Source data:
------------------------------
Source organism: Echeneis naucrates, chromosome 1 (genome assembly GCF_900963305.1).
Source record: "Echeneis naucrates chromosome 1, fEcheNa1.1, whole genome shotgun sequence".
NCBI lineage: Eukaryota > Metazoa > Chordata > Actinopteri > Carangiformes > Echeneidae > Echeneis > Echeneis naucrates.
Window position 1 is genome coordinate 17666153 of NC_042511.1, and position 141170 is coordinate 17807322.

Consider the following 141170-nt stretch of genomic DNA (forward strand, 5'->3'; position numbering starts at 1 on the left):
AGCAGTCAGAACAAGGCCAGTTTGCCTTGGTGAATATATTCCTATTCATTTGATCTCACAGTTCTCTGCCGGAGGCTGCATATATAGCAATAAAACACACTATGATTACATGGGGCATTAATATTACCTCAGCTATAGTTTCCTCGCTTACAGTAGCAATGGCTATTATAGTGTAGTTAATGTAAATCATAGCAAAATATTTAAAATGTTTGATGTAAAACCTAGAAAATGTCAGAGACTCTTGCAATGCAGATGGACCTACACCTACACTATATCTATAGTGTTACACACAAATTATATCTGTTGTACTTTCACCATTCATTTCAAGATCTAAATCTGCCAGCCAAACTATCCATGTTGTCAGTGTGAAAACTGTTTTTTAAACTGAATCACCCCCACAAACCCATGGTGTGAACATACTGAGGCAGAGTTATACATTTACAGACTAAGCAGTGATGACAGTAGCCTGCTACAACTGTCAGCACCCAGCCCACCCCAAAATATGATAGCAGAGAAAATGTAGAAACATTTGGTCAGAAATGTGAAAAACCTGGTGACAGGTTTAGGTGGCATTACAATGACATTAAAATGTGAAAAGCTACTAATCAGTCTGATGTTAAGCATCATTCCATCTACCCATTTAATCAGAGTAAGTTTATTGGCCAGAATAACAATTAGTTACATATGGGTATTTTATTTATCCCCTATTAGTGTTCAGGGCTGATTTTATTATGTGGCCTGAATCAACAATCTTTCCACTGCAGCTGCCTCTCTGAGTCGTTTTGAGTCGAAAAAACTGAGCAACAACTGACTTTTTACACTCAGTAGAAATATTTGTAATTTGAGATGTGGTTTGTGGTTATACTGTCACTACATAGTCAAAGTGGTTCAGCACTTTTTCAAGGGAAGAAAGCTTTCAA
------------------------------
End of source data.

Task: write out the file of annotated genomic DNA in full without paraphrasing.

Source organism: Echeneis naucrates, chromosome 1 (genome assembly GCF_900963305.1).
Source record: "Echeneis naucrates chromosome 1, fEcheNa1.1, whole genome shotgun sequence".
NCBI lineage: Eukaryota > Metazoa > Chordata > Actinopteri > Carangiformes > Echeneidae > Echeneis > Echeneis naucrates.
Window position 1 is genome coordinate 17666153 of NC_042511.1, and position 141170 is coordinate 17807322.

Consider the following 141170-nt stretch of genomic DNA (forward strand, 5'->3'; position numbering starts at 1 on the left):
AGCAGTCAGAACAAGGCCAGTTTGCCTTGGTGAATATATTCCTATTCATTTGATCTCACAGTTCTCTGCCGGAGGCTGCATATATAGCAATAAAACACACTATGATTACATGGGGCATTAATATTACCTCAGCTATAGTTTCCTCGCTTACAGTAGCAATGGCTATTATAGTGTAGTTAATGTAAATCATAGCAAAATATTTAAAATGTTTGATGTAAAACCTAGAAAATGTCAGAGACTCTTGCAATGCAGATGGACCTACACCTACACTATATCTATAGTGTTACACACAAATTATATCTGTTGTACTTTCACCATTCATTTCAAGATCTAAATCTGCCAGCCAAACTATCCATGTTGTCAGTGTGAAAACTGTTTTTTAAACTGAATCACCCCCACAAACCCATGGTGTGAACATACTGAGGCAGAGTTATACATTTACAGACTAAGCAGTGATGACAGTAGCCTGCTACAACTGTCAGCACCCAGCCCACCCCAAAATATGATAGCAGAGAAAATGTAGAAACATTTGGTCAGAAATGTGAAAAACCTGGTGACAGGTTTAGGTGGCATTACAATGACATTAAAATGTGAAAAGCTACTAATCAGTCTGATGTTAAGCATCATTCCATCTACCCATTTAATCAGAGTAAGTTTATTGGCCAGAATAACAATTAGTTACATATGGGTATTTTATTTATCCCCTATTAGTGTTCAGGGCTGATTTTATTATGTGGCCTGAATCAACAATCTTTCCACTGCAGCTGCCTCTCTGAGTCGTTTTGAGTCGAAAAAACTGAGCAACAACTGACTTTTTACACTCAGTAGAAATATTTGTAATTTGAGATGTGGTTTGTGGTTATACTGTCACTACATAGTCAAAGTGGTTCAGCACTTTTTCAAGGGAAGAAAGCTTTCAA